Deconstructing Pictures Posted on Social Media Part 2



Adventure Sports: When projecting a rocking image of your life on social media, nothing conveys “dynamic” more than pictures of oneself engaging in adventure sports. Which is why if any desi has skydived, you can be sure that’s his Facebook profile picture. It’s what social scientists call the “Zindagi Na Milegi Dobara” effect, a film that not only defined yuppie-cool as tomato-throwing, adventure sports, expensive bags and first-world problems of commitment and friendship, but also provided a generation a blue-print of what their life should be.

Or more precisely, should appear to be to their friends and peers.

Hence sky-diving.  And white-water-rafting (the poor student’s skydiving), and  bungee-jumping, rope-gliding, para-gliding and snorkeling.

The lure of adventure sports is not difficult to understand. It gives the desi, and particularly those settled in the foreign, with their anodyne life of ABS and smoke alarms and trip to Patel Brothers at 5 pm on Saturdays and renter’s insurance a taste of danger that is controlled and regulated. Shouting “Wheeeeeee” as one propels through the air while securely tied to the chest of an expert,  gives the desi a “living in the moment couldn’t care less for the future” edgy vibe that needs to be shared on Facebook for maximum enjoyment, while of course their 2030 retirement funds invested at Fidelity automatically adjust their share between stocks and bonds, because if it didn’t…well that would be risky.

It often makes me wonder why my parent’s generation never did adventure sports. I guess they would have, but no one took pictures of them  riding on a little edge of a step on a speeding mini-bus to-and-fro from work, hanging from the side with countless others, jostling and pushing, without a single safety harness.

Fitness:  While it is politically incorrect to flaunt your wealth egregiously (which is why some sleights of hand are required), it is perfectly fine to brag about how healthy, fit and fine you are.

Which means not only endless status updates of the miles you have jogged (“Completed 5 K today in the morning”) or the reps you did (for some reason though, the desi is more into cardio than resistance) but also pictures.

I will be honest dear friends. Your fitness pictures get to me. Yes they make me jealous which is me saying it served its purpose.

The picture taken at the 5K race. The “Boston Marathon” album. The “I completed Tough Mudder And Didn’t Break Sweat” Tshirt. And the crowning glory, or should I say the icing on the cake, is when you, with your toned abs and your marathon-running exploits, post pictures of yourself having sinful banana split  (because of course you have to show that you were born with it or maybe it’s Maybelline) with that smile that says “Doncha wish you had genes like me?”

Yeah yeah. I get it. No matter how hard I try (and trust me I have), I will never have your dynamism and metabolism.

Food: A newbie mistake no desi worth his Instagram account makes is to post pictures of him/herself having food at a fast-food place like McDonalds or Burger King. This is a big step-up (or down depending on your point of view) from the days when every desi who has been in the firang lands would have a picture of themselves under the golden arches or standing next to a Ronald McDonald. But then those were innocent times when buying a Coke can was considered a luxury and people would keep an used Coke can on their living room coffee table,  re-purposing it as a pen-stand because of course guests had to be discreetly informed you had a can of Coke.

But a mistake some make is to still post pictures of themselves dining at TGI Fridays or Denny’s or any of the chain restaurants. I know because I have made it myself.  You see my lovelies, any restaurant which has the word “chain” associated with it or has the words “endless”, “bottomless”, “unlimited” and “all you can eat” anywhere on the menu card does not qualify as fine dining of the kind that you should feel obligated to record on film. So no. Olive Garden isn’t the kind of cuisine the dudes of ZNMD would approve. Neither Red Lobster.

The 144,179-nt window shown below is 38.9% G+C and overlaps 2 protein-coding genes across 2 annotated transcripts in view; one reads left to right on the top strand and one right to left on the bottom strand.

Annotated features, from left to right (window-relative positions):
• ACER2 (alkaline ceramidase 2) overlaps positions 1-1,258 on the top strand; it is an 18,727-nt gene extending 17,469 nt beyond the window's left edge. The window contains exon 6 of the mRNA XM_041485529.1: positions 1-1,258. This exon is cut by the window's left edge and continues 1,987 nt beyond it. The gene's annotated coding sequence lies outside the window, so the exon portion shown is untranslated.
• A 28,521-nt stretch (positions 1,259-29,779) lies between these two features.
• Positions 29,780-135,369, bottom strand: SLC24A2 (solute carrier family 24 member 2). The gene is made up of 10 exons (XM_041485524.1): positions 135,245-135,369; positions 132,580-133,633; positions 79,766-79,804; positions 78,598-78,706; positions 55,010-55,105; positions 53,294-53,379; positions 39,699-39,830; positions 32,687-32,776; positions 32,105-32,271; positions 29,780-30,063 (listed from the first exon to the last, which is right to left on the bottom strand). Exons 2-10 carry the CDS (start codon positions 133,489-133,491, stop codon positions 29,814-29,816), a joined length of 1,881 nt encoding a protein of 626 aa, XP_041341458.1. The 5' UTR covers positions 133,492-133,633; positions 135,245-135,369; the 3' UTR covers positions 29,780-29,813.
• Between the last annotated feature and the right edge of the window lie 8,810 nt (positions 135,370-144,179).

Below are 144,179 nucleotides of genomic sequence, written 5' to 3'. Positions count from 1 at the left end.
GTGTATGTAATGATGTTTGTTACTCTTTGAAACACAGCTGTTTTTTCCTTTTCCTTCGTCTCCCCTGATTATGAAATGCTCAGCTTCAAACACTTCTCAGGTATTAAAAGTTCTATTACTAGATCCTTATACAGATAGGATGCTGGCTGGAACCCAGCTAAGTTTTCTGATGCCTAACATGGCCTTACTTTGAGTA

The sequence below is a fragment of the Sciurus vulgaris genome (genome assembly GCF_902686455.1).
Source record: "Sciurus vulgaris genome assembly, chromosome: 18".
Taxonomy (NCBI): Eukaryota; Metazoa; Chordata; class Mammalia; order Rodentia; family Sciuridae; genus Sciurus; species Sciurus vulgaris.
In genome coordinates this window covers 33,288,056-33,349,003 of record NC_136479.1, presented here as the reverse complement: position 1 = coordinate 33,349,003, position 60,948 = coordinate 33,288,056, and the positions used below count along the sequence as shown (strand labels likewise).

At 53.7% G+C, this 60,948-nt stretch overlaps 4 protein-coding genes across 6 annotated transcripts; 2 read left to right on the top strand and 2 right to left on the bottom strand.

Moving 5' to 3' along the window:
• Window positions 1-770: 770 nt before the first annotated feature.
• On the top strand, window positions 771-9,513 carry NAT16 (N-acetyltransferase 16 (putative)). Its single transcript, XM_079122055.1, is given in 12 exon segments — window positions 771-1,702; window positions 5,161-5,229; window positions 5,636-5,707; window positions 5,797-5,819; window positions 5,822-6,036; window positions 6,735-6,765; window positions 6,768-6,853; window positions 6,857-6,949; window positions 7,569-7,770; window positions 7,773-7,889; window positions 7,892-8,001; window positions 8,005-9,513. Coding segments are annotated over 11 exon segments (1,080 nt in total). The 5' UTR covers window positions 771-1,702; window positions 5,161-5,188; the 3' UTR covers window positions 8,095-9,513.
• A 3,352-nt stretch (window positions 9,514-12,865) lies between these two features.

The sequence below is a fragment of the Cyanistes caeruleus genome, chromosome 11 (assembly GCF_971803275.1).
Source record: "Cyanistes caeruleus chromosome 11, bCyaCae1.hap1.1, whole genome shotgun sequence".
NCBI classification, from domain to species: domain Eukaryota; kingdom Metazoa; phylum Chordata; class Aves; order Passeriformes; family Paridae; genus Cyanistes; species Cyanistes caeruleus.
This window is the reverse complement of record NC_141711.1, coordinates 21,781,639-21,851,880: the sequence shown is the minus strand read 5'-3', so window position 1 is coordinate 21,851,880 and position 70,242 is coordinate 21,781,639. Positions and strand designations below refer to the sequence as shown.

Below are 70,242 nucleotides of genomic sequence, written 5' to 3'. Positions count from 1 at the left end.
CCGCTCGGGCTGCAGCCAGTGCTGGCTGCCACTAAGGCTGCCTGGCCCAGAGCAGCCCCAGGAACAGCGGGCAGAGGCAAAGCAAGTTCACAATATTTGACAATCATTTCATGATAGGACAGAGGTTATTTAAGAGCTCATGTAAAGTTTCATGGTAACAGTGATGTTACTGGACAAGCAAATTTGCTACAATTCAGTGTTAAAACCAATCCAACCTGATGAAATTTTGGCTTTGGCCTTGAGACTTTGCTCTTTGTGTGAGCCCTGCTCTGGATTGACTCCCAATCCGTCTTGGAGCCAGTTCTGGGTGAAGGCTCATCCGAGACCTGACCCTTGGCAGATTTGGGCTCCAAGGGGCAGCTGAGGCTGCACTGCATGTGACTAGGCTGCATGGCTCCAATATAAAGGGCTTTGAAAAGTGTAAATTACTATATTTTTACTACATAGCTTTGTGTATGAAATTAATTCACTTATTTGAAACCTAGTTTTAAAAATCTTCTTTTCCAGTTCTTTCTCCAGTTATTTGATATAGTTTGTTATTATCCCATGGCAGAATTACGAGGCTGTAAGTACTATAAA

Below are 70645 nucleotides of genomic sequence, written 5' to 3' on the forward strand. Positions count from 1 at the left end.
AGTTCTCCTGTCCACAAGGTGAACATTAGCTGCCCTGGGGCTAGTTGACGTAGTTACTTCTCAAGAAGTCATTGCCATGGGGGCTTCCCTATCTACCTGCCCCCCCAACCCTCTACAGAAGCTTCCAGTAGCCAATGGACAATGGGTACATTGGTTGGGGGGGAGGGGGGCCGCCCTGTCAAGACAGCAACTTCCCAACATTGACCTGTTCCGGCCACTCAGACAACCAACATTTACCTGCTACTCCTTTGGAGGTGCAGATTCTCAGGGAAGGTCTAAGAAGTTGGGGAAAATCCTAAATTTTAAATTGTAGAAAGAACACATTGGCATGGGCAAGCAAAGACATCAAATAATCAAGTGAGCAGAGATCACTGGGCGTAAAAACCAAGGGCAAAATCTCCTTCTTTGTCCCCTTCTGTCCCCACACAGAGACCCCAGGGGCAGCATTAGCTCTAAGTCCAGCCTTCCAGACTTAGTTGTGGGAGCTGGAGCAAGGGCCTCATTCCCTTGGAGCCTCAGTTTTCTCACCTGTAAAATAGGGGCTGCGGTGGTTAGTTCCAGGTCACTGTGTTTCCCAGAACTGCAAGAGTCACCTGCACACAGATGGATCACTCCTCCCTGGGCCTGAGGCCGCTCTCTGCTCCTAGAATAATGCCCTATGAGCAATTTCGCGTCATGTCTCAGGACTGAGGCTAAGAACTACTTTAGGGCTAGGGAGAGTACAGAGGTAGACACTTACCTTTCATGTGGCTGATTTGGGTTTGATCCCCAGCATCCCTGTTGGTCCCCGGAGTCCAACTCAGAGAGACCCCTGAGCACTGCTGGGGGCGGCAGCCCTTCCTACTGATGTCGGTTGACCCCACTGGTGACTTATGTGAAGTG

The way I learned what fine dining was, and I recommend you do too, is to stalk the albums of your friends who have gotten their MBA from top 5 schools or work in the Valley. They always have pictures of themselves in fashionable roadside bistros, quaint coffee corners, delectable cake shops that serve a type of lemon meringue pie that cannot be found anywhere in San Francisco, German-style beer gardens, wineries and vineyards, and expensive fifty-dollar-a-plate steakhouses where the waiters have French accents Sometimes in order to show that there are still edgy, they may dine down in places referred to as “holes in the wall” but be rest assured those were reviewed by Zagat and made it to the top of  Washington Post’s list of “Ten of DC’s Best Kept Secrets”.

I watch these pictures and learn, sometimes controlling my urge to comment “Arre bhai babua peeyat raha mahua” when I see a friend whom I recall once drinking country liquor out of a repurposed Mother Dairy packet posting pictures of him and his wife sipping from long-stemmed wine glasses during their wine-trip through the French countryside.

But then I realize that he would counter-comment on my food and baby pictures and hence I call a pre-emptive truce.

Yes. I do baby pictures. And food pictures. Though not them together.

Taking pictures of food prepared at home and putting them on social media is totally awesome. With food channels and Master Chef and cookery blogs and Instagram filters that make food look better than it tastes, great home-cooked food is the new Onida Color TV, neighbour’s envy and owner’s pride.

Here is my dinner. Home-made humus, succulent Kifta kabab Moroccan style. Chicken Cassiatore. Home-rolled sushi. What’s yours? Oh you didn’t take a picture. Ok I think I know what you are having.

Snigger snigger.

Food getting cold? I don’t care. Let me take another picture before that fine patina of moisture on the chicken dries away. Mmm…let’s see. Camera at plate level. Yesss. That makes it look more succulent. Let’s see the pictures. Oh no no. This one of the Swedish meatballs cooked country-style didnt come out well, it looks like deer droppings after a rainy day. Delete delete. You know what? I think we should get plates a different shade of light blue, this one kind of swamps out the color palette of the food, don’t you think? Well maybe next time. Let’s eat now. Wait. I forgot the salt and seasoning in this. Damn. Oh well, who cares? There’s already 42 Likes.

Restaurant-pictures and home-cooked pictures are in many ways complementary. While the former convey affluence and an appreciation of the finer things in life, the latter provide an aura of fulfilling domesticity, good taste, and the ability to be hands-on.

Pro tip: Use a judicious mixture of both to create the impression of perfectness.

Pro pro tip: If you are going to heat pre-cooked packaged dinners (e.g. Deep Shahi Paneer) and pass it off as your cooking, remember to transfer the food out of the plastic container onto a glass plate before clicking the picture.